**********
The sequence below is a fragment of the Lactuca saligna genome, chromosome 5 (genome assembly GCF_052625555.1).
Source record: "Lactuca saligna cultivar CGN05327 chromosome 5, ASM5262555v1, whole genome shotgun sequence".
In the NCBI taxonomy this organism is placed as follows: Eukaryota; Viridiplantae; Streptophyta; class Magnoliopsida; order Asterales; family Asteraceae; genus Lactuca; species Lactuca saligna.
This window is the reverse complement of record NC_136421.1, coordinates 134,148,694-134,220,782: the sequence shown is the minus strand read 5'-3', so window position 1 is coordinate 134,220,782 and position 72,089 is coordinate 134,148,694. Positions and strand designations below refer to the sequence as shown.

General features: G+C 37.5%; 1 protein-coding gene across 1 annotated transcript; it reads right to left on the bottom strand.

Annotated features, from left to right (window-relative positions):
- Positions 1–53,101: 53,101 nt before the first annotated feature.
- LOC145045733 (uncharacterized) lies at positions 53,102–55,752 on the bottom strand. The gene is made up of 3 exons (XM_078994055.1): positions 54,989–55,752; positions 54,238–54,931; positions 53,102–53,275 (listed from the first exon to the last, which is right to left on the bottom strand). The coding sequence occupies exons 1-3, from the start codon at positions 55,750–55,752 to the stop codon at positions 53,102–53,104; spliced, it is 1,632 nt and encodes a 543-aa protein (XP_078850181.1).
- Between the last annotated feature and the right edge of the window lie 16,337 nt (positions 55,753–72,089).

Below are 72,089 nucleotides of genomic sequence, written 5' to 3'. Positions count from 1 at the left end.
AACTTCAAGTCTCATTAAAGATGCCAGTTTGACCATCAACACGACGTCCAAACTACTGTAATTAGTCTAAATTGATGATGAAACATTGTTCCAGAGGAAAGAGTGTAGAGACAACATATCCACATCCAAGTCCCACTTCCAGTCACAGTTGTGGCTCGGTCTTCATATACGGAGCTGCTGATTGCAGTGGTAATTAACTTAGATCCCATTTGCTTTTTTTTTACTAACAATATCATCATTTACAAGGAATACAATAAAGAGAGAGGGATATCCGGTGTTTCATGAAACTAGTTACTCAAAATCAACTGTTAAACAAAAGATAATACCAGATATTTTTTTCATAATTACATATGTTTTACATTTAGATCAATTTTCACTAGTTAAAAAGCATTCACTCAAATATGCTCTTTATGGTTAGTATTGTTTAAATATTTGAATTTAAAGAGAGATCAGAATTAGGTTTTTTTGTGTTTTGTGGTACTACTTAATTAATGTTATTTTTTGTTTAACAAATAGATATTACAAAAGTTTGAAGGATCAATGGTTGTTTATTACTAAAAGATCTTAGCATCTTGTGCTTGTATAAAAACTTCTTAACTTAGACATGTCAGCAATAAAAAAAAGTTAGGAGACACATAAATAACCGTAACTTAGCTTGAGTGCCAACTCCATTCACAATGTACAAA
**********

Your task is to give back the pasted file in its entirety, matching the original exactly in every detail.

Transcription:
The sequence below is a fragment of the Lactuca saligna genome, chromosome 5 (genome assembly GCF_052625555.1).
Source record: "Lactuca saligna cultivar CGN05327 chromosome 5, ASM5262555v1, whole genome shotgun sequence".
In the NCBI taxonomy this organism is placed as follows: Eukaryota; Viridiplantae; Streptophyta; class Magnoliopsida; order Asterales; family Asteraceae; genus Lactuca; species Lactuca saligna.
This window is the reverse complement of record NC_136421.1, coordinates 134,148,694-134,220,782: the sequence shown is the minus strand read 5'-3', so window position 1 is coordinate 134,220,782 and position 72,089 is coordinate 134,148,694. Positions and strand designations below refer to the sequence as shown.

General features: G+C 37.5%; 1 protein-coding gene across 1 annotated transcript; it reads right to left on the bottom strand.

Annotated features, from left to right (window-relative positions):
- Positions 1–53,101: 53,101 nt before the first annotated feature.
- LOC145045733 (uncharacterized) lies at positions 53,102–55,752 on the bottom strand. The gene is made up of 3 exons (XM_078994055.1): positions 54,989–55,752; positions 54,238–54,931; positions 53,102–53,275 (listed from the first exon to the last, which is right to left on the bottom strand). The coding sequence occupies exons 1-3, from the start codon at positions 55,750–55,752 to the stop codon at positions 53,102–53,104; spliced, it is 1,632 nt and encodes a 543-aa protein (XP_078850181.1).
- Between the last annotated feature and the right edge of the window lie 16,337 nt (positions 55,753–72,089).

Below are 72,089 nucleotides of genomic sequence, written 5' to 3'. Positions count from 1 at the left end.
AACTTCAAGTCTCATTAAAGATGCCAGTTTGACCATCAACACGACGTCCAAACTACTGTAATTAGTCTAAATTGATGATGAAACATTGTTCCAGAGGAAAGAGTGTAGAGACAACATATCCACATCCAAGTCCCACTTCCAGTCACAGTTGTGGCTCGGTCTTCATATACGGAGCTGCTGATTGCAGTGGTAATTAACTTAGATCCCATTTGCTTTTTTTTTACTAACAATATCATCATTTACAAGGAATACAATAAAGAGAGAGGGATATCCGGTGTTTCATGAAACTAGTTACTCAAAATCAACTGTTAAACAAAAGATAATACCAGATATTTTTTTCATAATTACATATGTTTTACATTTAGATCAATTTTCACTAGTTAAAAAGCATTCACTCAAATATGCTCTTTATGGTTAGTATTGTTTAAATATTTGAATTTAAAGAGAGATCAGAATTAGGTTTTTTTGTGTTTTGTGGTACTACTTAATTAATGTTATTTTTTGTTTAACAAATAGATATTACAAAAGTTTGAAGGATCAATGGTTGTTTATTACTAAAAGATCTTAGCATCTTGTGCTTGTATAAAAACTTCTTAACTTAGACATGTCAGCAATAAAAAAAAGTTAGGAGACACATAAATAACCGTAACTTAGCTTGAGTGCCAACTCCATTCACAATGTACAAA